One year in, and "The New 52" has now shifted to "The 52." How's it been? Steve Morris investigates in a series we're calling "One Year Later."
DC superheroes are an odd bunch of gods and science accidents, with every member of the Justice League having an element of invincibility to them. Superman and Wonder Woman obviously, but it's also hard to find a villain who'd be capable of matching up with Aquaman, Batman or Green Lantern. And up until the New 52, Flash had always been the character I understood least. Barry Allen runs very very fast. So, when in battle, how is there any threat which can match him, unless he only fights other people who can run very very fast? Yet… if the only people he fights are very very fast… what's the point in him being very very fast?
He's never seemed like a particularly readable character to me. Yet now here we are, celebrating how his book is undeniably the single best superhero comic in the entirety of the New 52. It's likeable, filled with charm and memorable characters. The action is exciting, the villains cool and the storytelling and art make for a perfect distillation of everything a comic should be. He's still very very fast, but there's also a lot more to him, and his speed isn't an unstoppable force which makes him feel overpowered in his own world.
The creative team of Francis Manapul and Brian Buccellato are one of the finest in comics right now, just purely on an artistic level. Manapul's layouts and pencils are stunning, delivering exciting, dynamic pages whilst still leaving room for the writing to hook readers in. Whilst Batwoman looks great, you could hardly call it guilty of having too many word balloons. Manapul's art is every inch as carefully designed as J.H. Williams III, but he also ensures that there's space in the pages for a story to exist. Buccellato's coloring is brilliant. Clean and crisp, each panel is bright but naturalistic, refusing to blind readers with an over-the-top world for Flash to live in. It looks like it was colored with pencils, and the control of the lines allows Buccellato to emphasize direction and pace in the way readers follow the panels.
In the New 52, Barry Allen is the Flash, living in Central City. He's a young man working as a scientist, with a small group of friends who all tie him to different parts of the city. And over the course of the past few months, his familiar gallery of Rogues have been attacking him, his friends, and his city, creating an interconnected world not dissimilar to Spider-Man's New York. There's a real sense of delight when each villain makes their return, with Manapul and Buccellato tweaking the origin stories along the way to interconnect everything and create a sense of contemporary depth in the ongoing narrative.
The Speed Force, which powers Flash, has also been fiddled with a little, to ensure that the character doesn't become too overwhelming. Barry is portrayed as, prominently, a nice guy, and within the DC universe at the moment this makes him somewhat unique. In many respects, The Flash has taken over the role which Superman normally inhabits — the caring, friendly superhero who respects other people and fights for peace, not for glory. This characterization has made him incredibly all-ages in nature — he makes for a great role model for younger readers, never going dark and edgy. This is the book, perhaps above any others, which showcases what a superhero series should be in the modern ages.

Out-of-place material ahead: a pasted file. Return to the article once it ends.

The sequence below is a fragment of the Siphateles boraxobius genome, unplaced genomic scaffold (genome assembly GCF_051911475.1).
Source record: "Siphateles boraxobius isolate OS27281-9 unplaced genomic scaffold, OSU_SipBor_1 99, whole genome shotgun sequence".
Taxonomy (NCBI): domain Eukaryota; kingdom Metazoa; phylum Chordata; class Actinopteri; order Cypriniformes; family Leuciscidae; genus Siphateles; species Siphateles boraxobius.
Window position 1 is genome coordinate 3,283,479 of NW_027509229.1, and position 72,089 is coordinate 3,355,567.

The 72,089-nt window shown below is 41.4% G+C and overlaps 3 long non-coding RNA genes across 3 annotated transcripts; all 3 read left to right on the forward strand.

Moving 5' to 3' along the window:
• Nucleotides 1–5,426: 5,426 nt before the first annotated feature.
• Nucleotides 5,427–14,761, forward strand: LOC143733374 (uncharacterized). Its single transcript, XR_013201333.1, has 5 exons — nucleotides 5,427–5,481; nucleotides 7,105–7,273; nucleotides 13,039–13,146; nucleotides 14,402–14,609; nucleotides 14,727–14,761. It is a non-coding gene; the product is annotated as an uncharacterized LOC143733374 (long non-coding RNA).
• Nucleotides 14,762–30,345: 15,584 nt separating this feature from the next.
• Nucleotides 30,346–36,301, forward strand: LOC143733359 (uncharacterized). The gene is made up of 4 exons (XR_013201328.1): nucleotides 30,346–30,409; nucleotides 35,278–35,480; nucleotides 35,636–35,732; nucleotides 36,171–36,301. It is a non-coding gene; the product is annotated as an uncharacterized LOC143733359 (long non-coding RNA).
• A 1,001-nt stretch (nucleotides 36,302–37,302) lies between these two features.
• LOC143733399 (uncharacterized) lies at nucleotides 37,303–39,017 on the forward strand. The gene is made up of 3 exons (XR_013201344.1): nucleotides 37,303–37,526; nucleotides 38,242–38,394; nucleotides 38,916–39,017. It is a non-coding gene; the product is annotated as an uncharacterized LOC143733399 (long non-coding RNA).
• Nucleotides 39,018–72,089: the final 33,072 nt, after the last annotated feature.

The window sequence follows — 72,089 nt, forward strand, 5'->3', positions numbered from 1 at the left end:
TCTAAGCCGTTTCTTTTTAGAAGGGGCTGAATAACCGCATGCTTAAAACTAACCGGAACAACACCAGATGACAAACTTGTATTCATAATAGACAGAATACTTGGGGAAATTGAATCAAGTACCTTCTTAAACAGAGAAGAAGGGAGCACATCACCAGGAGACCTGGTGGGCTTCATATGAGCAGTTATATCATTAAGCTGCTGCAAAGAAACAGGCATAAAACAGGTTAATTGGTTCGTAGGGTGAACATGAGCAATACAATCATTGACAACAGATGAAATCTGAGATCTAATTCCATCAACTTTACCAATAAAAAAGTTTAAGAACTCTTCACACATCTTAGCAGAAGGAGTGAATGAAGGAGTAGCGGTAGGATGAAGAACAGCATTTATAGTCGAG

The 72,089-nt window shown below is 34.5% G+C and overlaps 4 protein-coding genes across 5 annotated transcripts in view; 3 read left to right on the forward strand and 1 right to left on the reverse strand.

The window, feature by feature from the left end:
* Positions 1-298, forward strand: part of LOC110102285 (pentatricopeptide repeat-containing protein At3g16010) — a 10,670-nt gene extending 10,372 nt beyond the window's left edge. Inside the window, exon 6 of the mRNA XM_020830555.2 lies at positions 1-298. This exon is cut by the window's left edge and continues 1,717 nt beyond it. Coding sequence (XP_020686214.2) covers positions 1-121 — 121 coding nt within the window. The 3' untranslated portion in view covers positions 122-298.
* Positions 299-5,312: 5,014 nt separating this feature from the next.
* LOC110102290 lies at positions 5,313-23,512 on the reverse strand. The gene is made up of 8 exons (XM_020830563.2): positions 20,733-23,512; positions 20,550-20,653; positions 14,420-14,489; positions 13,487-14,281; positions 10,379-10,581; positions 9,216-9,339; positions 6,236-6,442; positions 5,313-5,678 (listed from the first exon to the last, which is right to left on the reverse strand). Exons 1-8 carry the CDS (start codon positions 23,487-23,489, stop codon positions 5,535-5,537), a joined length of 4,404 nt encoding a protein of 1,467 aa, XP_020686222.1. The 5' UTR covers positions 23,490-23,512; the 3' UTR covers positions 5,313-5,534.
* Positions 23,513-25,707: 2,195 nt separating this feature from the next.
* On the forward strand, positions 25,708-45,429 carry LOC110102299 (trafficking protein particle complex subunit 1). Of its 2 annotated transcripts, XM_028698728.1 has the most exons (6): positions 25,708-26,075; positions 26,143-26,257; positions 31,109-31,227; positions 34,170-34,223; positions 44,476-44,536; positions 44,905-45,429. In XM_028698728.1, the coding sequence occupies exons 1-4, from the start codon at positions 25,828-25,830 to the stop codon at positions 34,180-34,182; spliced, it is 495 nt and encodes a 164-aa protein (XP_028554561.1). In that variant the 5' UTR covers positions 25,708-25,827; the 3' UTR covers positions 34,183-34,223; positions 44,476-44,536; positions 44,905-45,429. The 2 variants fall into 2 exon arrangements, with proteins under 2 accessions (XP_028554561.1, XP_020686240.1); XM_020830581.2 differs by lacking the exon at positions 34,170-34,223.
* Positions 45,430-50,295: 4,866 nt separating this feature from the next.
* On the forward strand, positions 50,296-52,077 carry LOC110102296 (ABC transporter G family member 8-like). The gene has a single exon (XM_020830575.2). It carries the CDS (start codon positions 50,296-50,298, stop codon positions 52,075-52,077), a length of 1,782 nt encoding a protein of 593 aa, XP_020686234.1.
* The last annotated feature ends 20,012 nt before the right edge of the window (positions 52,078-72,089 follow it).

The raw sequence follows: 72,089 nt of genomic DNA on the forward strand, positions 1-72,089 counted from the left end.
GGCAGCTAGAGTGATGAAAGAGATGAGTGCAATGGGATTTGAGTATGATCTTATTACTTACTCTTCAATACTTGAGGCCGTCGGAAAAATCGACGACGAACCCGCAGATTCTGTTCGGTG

And that's not to say the book feels too traditionalistic or straight-laced. The story is unpredictable, smart, and offers a look at a diverse and progressive society. There's no fuss made over featuring black or gay characters, and Central City itself comes off as a location worth protecting. The writers never make things too easy for Flash, testing him on every level they can, and always ending with a new cliffhanger. It'll be most interesting once the current Rogues storyline — currently featuring an uneasy alliance between Flash and his enemies as they face Gorilla Grodd — completes and we see a possible shift towards new villains. If the writers can keep things as fast-paced and fun as they have for these first 12 issues, we could be looking at one of the best Flash runs ever.
There are still many characters yet to appear in this new Central City, as well. Wally West is prominently AWOL, but there are also villains like Professor Zoom, Captain Boomerang are more still waiting to appear in this book. And it's a guarantee at this point that when/if they do show up, they'll be imbued with heart and personality. The Flash isn't a book for cynical nastiness and bloodshed. It's a superhero story, and the most charming example of the genre in years.
For more not-so-new-52 coverage, check out Steve's other One Year Later essays:
- One Year Later: Animal Man/Swamp Thing
- One Year Later: Demon Knights
- One Year Later: Suicide Squad
- One Year Later: Catwoman
- One Year Later: Batwing
- One Year Later: Aquaman
- One Year Later: Wonder Woman
- One Year Later: Birds of Prey
- One Year Later: Justice League Dark
- One Year Later: The Flash
Steve Morris is the head and indeed only writer for Comics Vanguard, the internet's 139th most-favorite comic-book website. You can find him on Twitter at @stevewmorris, which is mostly nonsensical gibberish you may enjoy or despise. His favorite Marvel character is Darkstar, while his favorite DC character is, also, Darkstar. He's on Team X-Men, you guys.